• 148. 91% 89% 85% 30% 40% 50% 60% 70% 80% 90% 100% 1994 1996 1998 % Probably/Definitely CPMG Physician SatisfactionCPMG Physician Satisfaction Would Choose A Career In MedicineWould Choose A Career In Medicine AgainAgain
    • 149. People Pulse Care IndexPeople Pulse Care Index 50.5 51 51.5 52 52.5 53 53.5 54 54.5 55 55 52 1998 1999
    • 150. Overall Patient SatisfactionOverall Patient Satisfaction 89% 89% 88% 88% 86% 80% 82% 84% 86% 88% 90% PercentHighlySatisfied 1994 1995 1996 1997 1998
    • 151. Net IncomeNet Income (in millions)(in millions) 29.02 26.587 11.788 10.18 -0.02 -5 0 5 10 15 20 25 30 1994 1995 1996 1997 1998
    • 152. MULTI-DIMENSIONALMULTI-DIMENSIONAL TURNAROUNDTURNAROUND Employee MoraleEmployee Morale Physician Morale/CareerPhysician Morale/Career Service and Customer SatisfactionService and Customer Satisfaction Financial ViabilityFinancial Viability
    • 153. Initial Team FociInitial Team Foci Leadership DevelopmentLeadership Development Team DevelopmentTeam Development CommunicationCommunication Balancing Short/Long TermBalancing Short/Long Term
    • 154. Defining and Creating the Culture Clear Values and Expectations Recruit Orient Evaluate Promote
    • 155. We Must Fortify theWe Must Fortify the Physicians Voice in thePhysicians Voice in the Business of Health CareBusiness of Health Care
    • 156. CPMG Physician SatisfactionCPMG Physician Satisfaction Would Recommend KP to a Friend ‘94-’02Would Recommend KP to a Friend ‘94-’02 96% 89% 80% 95% 98% 30% 40% 50% 60% 70% 80% 90% 100% 1994 1996 1998 2000 2002 % Probably/Definitely “%yes”
    • 157. CPMG Physician SatisfactionCPMG Physician Satisfaction Would Choose CPMG Again ‘94-’02Would Choose CPMG Again ‘94-’02 94% 84% 77% 90% 97% 30% 40% 50% 60% 70% 80% 90% 100% 1994 1996 1998 2000 2002 % Probably/ Definitely
    • 158. CPMG Physician SatisfactionCPMG Physician Satisfaction Overall Satisfaction w/CPMG ‘94-’02Overall Satisfaction w/CPMG ‘94-’02 61% 46% 39% 57% 74% 30% 40% 50% 60% 70% 80% 1994 1996 1998 2000 2002 % Extremely/Very Satisfied
    • 159. CPMG Physician SatisfactionCPMG Physician Satisfaction Would Choose A Career In MedicineWould Choose A Career In Medicine AgainAgain 91% 89% 85% 82% 88% 30% 40% 50% 60% 70% 80% 90% 100% 1994 1996 1998 2000 2002 % Probably/Definitely
    • 160. 8.9 4.2 3.6 0 1 2 3 4 5 6 7 8 9 2000 2001 2002 Physician Turnover RatesPhysician Turnover Rates
    • 161. People Pulse Care IndexPeople Pulse Care Index 0 10 20 30 40 50 60 70 55 52 1998 1999 2000 2002 59 67
    • 162. Overall Patient SatisfactionOverall Patient Satisfaction 89% 89% 88% 88% 86% 86% 89% 89% 92% 80% 82% 84% 86% 88% 90% 92% PercentHighlySatisfied 1994 1995 1996 1997 1998 1999 2000 2001 2002
    • 163. Colorado RegionColorado Region Voluntary Termination RateVoluntary Termination Rate 1.7% 2.4% 3.6% 2.7% 3.2% 2.6% 1.0% 1.5% 2.0% 2.5% 3.0% 3.5% 4.0% 1995 1996 1997 1998 1999 2001 Voluntary Term. Rate KPPG Goal 2.0%
    • 164. NY TimesNY Times American Heart AssociationAmerican Heart Association NCQA - Best in the WestNCQA - Best in the West QUALITYQUALITY
    • 165. 0 10 20 30 40 50 60 70 80 90 100 Adol Imm Combo 2 Cholesterol Management Screening Cholesterol Management Level Contolling High Blood Pressure Eye Exams for People with Diabetes Follow up After MH Hosp. 7 Day Follow-up after MH Hosp. 30 day HEDIS MEASURES PERCENTAGE Kaiser Colorado HMO/PPO National Average HEDIS 2002 REPORTING PERFORMANCE FOR 2001 SELECTED EFFECTIVENESS OFCARE MEASURES National NCQA Benchmark #2 in USA #1 in USA #1 in USA #1 in KP #3 in USA #2 in USA #1 in USA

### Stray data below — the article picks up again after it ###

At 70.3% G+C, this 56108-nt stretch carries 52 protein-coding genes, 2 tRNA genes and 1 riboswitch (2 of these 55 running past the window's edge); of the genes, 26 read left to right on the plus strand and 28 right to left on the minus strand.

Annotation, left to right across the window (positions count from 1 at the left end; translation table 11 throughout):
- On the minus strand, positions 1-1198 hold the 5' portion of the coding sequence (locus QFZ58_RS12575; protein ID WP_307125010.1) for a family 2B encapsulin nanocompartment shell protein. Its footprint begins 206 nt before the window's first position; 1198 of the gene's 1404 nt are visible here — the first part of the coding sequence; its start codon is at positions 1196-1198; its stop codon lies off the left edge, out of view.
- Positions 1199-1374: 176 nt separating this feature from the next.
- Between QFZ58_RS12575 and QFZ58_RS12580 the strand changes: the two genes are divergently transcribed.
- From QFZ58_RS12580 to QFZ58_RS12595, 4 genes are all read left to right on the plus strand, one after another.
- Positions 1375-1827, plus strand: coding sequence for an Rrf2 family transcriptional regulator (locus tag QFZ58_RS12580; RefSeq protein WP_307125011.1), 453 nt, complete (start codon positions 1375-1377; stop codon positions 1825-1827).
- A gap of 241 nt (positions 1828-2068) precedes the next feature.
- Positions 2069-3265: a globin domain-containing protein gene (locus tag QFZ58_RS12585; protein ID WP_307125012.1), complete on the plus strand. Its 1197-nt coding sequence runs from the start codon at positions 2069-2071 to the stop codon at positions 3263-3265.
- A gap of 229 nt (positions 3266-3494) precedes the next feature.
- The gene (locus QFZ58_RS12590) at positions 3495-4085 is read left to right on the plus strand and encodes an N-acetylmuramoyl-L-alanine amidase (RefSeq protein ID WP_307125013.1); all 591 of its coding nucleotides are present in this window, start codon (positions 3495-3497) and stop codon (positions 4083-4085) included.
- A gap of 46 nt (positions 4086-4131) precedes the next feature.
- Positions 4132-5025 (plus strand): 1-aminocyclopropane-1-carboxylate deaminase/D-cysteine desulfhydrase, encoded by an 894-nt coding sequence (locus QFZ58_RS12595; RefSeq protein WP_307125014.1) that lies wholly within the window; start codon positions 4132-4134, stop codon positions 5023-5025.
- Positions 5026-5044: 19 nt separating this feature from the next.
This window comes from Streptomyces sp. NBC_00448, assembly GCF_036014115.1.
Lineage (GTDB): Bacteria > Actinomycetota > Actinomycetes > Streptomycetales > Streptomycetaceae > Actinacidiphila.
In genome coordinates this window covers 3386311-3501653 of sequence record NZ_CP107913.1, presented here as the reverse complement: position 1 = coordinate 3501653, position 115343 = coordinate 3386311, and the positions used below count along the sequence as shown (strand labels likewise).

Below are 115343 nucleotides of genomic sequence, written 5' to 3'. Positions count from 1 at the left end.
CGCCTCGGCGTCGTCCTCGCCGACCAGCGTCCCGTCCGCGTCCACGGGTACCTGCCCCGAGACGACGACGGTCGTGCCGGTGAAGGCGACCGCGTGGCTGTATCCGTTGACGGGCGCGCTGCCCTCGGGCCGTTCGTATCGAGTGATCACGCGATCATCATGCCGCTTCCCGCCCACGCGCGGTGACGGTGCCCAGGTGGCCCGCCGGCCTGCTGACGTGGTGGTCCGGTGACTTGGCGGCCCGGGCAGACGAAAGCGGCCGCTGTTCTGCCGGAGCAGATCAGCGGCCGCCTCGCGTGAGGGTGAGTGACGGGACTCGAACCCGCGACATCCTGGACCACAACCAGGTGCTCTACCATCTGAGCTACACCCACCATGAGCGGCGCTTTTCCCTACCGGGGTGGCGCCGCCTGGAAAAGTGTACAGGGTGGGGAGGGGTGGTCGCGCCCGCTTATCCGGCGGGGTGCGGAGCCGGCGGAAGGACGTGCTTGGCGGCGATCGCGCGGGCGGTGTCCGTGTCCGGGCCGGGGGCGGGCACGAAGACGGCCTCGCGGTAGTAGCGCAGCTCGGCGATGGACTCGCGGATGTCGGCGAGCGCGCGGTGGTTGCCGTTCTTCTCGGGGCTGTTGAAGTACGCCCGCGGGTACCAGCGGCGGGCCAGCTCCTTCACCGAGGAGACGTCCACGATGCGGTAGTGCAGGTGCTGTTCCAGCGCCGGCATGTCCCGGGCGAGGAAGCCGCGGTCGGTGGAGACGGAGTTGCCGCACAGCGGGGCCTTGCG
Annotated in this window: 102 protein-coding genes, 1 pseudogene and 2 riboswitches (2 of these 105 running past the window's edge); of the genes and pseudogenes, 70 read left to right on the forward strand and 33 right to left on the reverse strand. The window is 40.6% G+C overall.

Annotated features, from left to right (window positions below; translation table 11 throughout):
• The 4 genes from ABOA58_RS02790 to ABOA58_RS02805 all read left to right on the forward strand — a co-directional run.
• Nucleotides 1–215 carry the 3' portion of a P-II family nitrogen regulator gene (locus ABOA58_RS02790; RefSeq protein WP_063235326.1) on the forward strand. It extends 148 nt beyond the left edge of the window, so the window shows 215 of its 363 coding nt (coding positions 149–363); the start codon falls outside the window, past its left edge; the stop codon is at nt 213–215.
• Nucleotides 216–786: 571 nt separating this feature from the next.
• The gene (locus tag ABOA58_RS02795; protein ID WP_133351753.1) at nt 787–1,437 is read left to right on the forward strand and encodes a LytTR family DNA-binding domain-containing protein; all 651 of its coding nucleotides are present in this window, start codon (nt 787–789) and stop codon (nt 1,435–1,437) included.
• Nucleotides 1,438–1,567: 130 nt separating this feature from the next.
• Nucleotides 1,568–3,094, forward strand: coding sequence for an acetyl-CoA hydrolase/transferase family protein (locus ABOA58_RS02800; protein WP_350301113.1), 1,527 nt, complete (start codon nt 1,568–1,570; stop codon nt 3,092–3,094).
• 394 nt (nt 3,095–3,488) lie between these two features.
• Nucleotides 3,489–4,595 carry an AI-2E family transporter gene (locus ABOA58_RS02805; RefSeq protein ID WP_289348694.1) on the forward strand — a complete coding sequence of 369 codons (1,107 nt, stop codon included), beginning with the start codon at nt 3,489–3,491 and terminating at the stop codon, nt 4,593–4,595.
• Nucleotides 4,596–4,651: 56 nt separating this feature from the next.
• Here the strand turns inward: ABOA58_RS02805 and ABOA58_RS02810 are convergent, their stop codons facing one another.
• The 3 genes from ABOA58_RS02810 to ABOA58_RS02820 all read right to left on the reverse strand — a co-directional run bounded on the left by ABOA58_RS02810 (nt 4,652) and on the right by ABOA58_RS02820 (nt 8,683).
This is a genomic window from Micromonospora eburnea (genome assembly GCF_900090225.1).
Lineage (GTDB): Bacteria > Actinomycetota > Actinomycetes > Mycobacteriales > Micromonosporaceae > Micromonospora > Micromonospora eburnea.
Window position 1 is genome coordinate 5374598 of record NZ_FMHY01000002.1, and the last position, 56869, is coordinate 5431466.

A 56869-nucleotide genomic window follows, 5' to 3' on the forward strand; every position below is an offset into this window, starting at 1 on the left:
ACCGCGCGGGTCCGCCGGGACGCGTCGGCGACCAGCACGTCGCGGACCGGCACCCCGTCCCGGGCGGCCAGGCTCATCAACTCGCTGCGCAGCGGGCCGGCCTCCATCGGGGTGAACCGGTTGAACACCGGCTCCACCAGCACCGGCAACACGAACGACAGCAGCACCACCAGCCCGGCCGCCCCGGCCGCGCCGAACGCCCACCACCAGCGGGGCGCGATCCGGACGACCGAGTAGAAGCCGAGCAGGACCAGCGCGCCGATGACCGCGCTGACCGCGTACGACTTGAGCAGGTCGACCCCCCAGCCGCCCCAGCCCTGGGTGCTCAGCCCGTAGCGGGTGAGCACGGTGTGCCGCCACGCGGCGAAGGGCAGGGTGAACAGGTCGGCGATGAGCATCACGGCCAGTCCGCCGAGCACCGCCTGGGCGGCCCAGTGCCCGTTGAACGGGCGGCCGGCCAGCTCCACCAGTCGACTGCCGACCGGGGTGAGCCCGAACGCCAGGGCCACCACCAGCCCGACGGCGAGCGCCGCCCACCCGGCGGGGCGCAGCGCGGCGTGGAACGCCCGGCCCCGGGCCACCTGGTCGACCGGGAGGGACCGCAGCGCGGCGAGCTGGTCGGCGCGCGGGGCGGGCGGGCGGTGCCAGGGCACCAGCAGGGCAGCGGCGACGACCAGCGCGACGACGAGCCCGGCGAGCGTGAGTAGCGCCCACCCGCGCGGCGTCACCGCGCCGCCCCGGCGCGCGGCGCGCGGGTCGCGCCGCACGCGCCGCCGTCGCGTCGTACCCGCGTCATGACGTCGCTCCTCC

• 166. The New York Times on Colorado Kaiser Permanente’s Mammography Program: • “Every mammography program in the country should be doing something like this.” • “The team’s accuracy is close to what experts say is the best mammography can offer.” • If Kaiser Permanente’s improvement were duplicated across the country, it “ . . . could mean finding upwards of 10,000 more [breast cancers] annually.”
    • 167. Net IncomeNet Income (in millions)(in millions) 29 26.5 11.8 10.2 -0.02 29 38 39 49 -5 0 5 10 15 20 25 30 35 40 45 50 1994 1995 1996 1997 1998 1999 2000 2001 2002
    • 168. The lesson: All of the performance metrics move together. There are not trade-offs. A strong, positive employee culture drives better customer outcomes and better financial results.
    • 169. In all kinds of companies, industries, and geographies, companies have built people-centered cultures with remarkable results. Don’t make excuses for why things can’t change. Change them.
    • 170. WE ALL KNOW THIS— TURNING KNOWLEDGE INTO ACTION Jeffrey Pfeffer Graduate School of Business Stanford University
    • 171. There is No Knowledge Advantage! Everyone Knows • More than 50,000 business books published per year • More than $60 billion spent on training • More than $80 billion spent on management consulting • More than 140,000 business school graduates just in the U.S. each year, and lots of business school research
    • 172. There is No Knowledge Advantage! Everyone Knows • There are translations among languages of articles in the various sciences and engineering • Information—both business but also technical information—diffuses more rapidly and more completely • Therefore, simply possessing information can not provide sustained competitive advantage